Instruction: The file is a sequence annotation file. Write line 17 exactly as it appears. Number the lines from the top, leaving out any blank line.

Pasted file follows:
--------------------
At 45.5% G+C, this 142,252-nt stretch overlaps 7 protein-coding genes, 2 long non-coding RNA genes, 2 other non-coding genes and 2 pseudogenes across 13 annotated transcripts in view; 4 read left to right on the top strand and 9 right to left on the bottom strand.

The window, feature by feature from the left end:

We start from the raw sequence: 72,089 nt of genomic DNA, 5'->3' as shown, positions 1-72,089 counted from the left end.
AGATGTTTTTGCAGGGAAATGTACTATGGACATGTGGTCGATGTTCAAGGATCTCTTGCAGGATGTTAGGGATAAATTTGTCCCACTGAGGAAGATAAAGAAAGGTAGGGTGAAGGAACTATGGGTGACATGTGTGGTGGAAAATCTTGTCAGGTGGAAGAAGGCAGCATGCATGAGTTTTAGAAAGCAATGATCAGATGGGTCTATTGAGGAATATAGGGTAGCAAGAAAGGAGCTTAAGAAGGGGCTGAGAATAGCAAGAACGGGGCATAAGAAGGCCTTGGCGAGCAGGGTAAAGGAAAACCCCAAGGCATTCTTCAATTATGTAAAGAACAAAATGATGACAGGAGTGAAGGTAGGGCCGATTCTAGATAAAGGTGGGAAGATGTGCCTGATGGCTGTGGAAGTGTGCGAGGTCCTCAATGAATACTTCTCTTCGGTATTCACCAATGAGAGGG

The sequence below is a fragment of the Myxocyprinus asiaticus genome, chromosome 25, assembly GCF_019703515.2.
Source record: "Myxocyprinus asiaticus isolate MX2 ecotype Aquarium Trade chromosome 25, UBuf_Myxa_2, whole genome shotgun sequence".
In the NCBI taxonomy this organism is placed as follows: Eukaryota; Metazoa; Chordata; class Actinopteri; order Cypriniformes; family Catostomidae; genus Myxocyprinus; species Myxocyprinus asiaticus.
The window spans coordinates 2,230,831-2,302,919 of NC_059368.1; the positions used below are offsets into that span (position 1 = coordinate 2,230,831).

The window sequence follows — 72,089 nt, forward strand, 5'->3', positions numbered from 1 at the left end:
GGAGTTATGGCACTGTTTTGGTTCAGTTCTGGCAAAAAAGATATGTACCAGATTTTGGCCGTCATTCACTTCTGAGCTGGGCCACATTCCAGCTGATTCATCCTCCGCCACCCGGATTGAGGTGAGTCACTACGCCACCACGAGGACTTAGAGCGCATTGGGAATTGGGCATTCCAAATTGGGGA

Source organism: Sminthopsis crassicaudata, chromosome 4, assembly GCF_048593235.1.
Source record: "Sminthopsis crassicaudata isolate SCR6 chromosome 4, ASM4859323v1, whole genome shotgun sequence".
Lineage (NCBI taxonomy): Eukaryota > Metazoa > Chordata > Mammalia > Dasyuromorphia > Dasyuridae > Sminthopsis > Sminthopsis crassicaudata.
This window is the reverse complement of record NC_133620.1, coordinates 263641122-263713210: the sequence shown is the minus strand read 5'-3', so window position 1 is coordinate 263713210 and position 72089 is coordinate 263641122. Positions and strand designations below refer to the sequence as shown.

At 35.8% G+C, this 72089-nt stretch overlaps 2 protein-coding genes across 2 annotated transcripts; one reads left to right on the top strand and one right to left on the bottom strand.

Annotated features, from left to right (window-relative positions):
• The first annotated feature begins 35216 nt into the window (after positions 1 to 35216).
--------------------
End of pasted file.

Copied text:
• The first annotated feature begins 35216 nt into the window (after positions 1 to 35216).